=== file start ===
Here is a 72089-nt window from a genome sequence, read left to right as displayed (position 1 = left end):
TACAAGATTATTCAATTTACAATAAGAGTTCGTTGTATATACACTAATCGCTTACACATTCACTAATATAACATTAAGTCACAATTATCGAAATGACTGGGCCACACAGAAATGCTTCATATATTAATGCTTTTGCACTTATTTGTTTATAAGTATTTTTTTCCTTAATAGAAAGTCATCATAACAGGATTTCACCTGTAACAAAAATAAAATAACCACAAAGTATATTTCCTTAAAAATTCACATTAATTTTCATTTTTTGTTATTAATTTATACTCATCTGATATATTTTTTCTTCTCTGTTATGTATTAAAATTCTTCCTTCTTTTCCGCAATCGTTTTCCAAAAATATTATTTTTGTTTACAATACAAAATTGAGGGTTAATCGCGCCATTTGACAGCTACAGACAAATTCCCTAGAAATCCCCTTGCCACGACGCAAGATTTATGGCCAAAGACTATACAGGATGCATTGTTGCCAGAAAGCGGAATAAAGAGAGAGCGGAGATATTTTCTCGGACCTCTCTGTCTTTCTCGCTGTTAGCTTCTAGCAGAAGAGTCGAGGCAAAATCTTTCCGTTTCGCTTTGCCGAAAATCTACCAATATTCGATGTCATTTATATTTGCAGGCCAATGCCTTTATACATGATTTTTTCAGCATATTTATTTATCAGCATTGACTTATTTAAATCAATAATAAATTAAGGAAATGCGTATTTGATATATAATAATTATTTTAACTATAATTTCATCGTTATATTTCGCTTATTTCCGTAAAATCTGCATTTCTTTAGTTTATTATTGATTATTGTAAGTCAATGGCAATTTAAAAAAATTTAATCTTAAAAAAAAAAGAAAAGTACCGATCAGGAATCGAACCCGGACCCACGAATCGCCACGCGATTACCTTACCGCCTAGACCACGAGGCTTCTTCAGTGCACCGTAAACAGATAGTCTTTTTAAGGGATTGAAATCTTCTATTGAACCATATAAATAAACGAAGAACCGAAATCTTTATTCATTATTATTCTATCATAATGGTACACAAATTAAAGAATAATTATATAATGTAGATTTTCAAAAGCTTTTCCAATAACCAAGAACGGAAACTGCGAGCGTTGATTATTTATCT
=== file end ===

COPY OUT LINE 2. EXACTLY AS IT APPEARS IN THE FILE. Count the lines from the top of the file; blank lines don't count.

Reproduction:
TACAAGATTATTCAATTTACAATAAGAGTTCGTTGTATATACACTAATCGCTTACACATTCACTAATATAACATTAAGTCACAATTATCGAAATGACTGGGCCACACAGAAATGCTTCATATATTAATGCTTTTGCACTTATTTGTTTATAAGTATTTTTTTCCTTAATAGAAAGTCATCATAACAGGATTTCACCTGTAACAAAAATAAAATAACCACAAAGTATATTTCCTTAAAAATTCACATTAATTTTCATTTTTTGTTATTAATTTATACTCATCTGATATATTTTTTCTTCTCTGTTATGTATTAAAATTCTTCCTTCTTTTCCGCAATCGTTTTCCAAAAATATTATTTTTGTTTACAATACAAAATTGAGGGTTAATCGCGCCATTTGACAGCTACAGACAAATTCCCTAGAAATCCCCTTGCCACGACGCAAGATTTATGGCCAAAGACTATACAGGATGCATTGTTGCCAGAAAGCGGAATAAAGAGAGAGCGGAGATATTTTCTCGGACCTCTCTGTCTTTCTCGCTGTTAGCTTCTAGCAGAAGAGTCGAGGCAAAATCTTTCCGTTTCGCTTTGCCGAAAATCTACCAATATTCGATGTCATTTATATTTGCAGGCCAATGCCTTTATACATGATTTTTTCAGCATATTTATTTATCAGCATTGACTTATTTAAATCAATAATAAATTAAGGAAATGCGTATTTGATATATAATAATTATTTTAACTATAATTTCATCGTTATATTTCGCTTATTTCCGTAAAATCTGCATTTCTTTAGTTTATTATTGATTATTGTAAGTCAATGGCAATTTAAAAAAATTTAATCTTAAAAAAAAAAGAAAAGTACCGATCAGGAATCGAACCCGGACCCACGAATCGCCACGCGATTACCTTACCGCCTAGACCACGAGGCTTCTTCAGTGCACCGTAAACAGATAGTCTTTTTAAGGGATTGAAATCTTCTATTGAACCATATAAATAAACGAAGAACCGAAATCTTTATTCATTATTATTCTATCATAATGGTACACAAATTAAAGAATAATTATATAATGTAGATTTTCAAAAGCTTTTCCAATAACCAAGAACGGAAACTGCGAGCGTTGATTATTTATCT